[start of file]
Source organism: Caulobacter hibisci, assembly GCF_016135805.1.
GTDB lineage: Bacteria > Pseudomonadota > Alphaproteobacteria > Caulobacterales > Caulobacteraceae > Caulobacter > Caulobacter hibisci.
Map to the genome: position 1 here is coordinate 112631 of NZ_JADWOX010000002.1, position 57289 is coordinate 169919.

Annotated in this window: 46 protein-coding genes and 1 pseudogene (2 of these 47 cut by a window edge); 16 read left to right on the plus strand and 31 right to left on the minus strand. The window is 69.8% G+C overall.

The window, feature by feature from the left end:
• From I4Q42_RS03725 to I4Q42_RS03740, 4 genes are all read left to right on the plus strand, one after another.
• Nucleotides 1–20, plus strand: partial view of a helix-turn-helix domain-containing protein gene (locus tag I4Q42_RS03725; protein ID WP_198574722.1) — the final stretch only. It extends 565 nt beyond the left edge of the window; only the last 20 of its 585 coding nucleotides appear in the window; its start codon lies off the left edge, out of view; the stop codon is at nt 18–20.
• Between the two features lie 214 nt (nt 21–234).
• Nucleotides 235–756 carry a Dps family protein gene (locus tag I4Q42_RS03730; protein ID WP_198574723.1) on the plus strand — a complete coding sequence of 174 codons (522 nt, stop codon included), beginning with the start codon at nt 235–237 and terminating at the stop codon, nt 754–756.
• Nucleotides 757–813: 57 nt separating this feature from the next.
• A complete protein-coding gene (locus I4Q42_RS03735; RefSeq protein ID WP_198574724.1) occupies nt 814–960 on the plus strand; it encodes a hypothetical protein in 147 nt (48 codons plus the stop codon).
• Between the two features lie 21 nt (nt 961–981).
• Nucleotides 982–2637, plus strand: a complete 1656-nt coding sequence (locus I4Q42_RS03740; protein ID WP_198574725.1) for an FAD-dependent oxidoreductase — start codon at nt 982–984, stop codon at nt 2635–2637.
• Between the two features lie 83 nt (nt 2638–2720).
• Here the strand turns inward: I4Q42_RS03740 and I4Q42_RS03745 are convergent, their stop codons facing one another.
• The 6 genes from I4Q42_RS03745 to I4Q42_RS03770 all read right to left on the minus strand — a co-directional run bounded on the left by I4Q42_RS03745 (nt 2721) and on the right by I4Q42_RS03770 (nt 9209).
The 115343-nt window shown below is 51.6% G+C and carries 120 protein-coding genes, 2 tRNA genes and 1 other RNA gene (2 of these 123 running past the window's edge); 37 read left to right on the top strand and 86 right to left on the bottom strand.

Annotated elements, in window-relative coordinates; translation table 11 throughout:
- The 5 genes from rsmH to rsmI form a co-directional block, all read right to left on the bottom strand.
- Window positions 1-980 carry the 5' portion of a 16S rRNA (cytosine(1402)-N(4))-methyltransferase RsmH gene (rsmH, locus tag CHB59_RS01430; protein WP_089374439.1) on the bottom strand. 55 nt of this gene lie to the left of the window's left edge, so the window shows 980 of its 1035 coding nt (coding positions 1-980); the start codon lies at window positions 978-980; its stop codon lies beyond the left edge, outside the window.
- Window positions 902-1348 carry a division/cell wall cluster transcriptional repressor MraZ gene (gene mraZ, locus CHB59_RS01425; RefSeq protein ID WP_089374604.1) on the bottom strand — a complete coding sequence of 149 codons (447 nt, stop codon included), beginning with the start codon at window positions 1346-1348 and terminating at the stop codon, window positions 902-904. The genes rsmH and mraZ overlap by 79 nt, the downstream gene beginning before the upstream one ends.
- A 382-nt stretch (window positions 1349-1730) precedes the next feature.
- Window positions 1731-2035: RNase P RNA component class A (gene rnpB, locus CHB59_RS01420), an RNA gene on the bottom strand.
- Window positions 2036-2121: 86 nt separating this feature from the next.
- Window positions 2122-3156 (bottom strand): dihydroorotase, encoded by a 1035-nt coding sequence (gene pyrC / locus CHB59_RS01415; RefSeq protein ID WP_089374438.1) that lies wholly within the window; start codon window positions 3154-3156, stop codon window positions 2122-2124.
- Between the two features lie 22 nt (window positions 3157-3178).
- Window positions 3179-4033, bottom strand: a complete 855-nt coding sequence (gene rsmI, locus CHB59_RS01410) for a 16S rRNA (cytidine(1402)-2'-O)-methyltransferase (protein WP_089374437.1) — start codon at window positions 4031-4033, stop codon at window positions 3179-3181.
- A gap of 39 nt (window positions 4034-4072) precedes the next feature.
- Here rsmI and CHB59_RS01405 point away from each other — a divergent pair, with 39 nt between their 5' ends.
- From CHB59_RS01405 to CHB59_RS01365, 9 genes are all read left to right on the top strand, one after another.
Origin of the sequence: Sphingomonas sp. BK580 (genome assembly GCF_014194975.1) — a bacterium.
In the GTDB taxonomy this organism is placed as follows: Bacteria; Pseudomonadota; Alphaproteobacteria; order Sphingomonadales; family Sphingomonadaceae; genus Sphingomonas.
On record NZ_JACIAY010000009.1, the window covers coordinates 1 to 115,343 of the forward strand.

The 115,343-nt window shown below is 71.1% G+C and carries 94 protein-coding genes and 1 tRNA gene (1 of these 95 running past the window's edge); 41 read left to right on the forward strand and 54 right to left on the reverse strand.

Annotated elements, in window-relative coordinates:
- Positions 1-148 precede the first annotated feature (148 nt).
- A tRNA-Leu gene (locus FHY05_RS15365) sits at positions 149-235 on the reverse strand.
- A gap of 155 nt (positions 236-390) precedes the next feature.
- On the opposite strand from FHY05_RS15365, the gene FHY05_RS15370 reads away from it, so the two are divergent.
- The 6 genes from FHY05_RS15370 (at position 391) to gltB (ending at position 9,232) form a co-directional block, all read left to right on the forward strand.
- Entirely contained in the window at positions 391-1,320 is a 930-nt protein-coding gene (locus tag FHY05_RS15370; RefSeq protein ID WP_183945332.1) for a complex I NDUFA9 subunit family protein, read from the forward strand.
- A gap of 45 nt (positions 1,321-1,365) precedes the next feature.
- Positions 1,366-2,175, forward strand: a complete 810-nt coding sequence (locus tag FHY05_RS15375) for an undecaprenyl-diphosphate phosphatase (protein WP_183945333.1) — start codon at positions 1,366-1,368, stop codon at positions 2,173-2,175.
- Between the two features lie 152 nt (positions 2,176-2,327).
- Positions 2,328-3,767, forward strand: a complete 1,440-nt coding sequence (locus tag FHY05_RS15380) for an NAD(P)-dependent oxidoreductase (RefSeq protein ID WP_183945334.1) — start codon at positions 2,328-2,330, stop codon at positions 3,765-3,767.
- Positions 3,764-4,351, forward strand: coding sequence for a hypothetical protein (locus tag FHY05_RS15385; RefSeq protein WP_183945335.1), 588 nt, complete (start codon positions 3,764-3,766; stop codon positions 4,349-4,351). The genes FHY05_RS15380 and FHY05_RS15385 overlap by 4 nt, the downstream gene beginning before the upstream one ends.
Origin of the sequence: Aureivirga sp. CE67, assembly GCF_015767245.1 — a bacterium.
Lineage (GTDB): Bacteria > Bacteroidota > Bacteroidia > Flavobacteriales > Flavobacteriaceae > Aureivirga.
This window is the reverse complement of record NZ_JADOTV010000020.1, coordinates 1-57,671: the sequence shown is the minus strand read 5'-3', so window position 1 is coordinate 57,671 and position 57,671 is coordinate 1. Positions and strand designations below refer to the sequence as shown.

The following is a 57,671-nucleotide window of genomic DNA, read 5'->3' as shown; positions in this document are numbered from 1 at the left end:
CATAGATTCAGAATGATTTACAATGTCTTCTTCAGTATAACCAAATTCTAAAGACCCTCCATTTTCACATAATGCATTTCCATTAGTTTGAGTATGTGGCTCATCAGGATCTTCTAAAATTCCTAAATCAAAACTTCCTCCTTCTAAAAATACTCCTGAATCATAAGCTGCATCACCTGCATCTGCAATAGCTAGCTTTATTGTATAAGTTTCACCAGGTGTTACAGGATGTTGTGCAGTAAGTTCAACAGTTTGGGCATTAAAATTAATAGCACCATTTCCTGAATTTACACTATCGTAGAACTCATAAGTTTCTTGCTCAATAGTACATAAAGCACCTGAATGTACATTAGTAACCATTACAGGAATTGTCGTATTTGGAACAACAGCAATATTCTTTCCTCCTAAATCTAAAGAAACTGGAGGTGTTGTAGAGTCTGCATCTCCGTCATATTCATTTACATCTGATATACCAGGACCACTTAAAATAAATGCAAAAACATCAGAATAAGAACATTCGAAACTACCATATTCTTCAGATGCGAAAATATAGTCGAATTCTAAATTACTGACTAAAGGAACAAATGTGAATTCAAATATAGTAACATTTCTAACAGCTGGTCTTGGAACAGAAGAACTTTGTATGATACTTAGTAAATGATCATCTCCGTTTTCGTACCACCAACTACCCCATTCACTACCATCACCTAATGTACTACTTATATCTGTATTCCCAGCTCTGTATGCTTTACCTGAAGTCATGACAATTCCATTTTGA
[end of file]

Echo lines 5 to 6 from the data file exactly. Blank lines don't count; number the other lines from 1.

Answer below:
The window, feature by feature from the left end:
• From I4Q42_RS03725 to I4Q42_RS03740, 4 genes are all read left to right on the plus strand, one after another.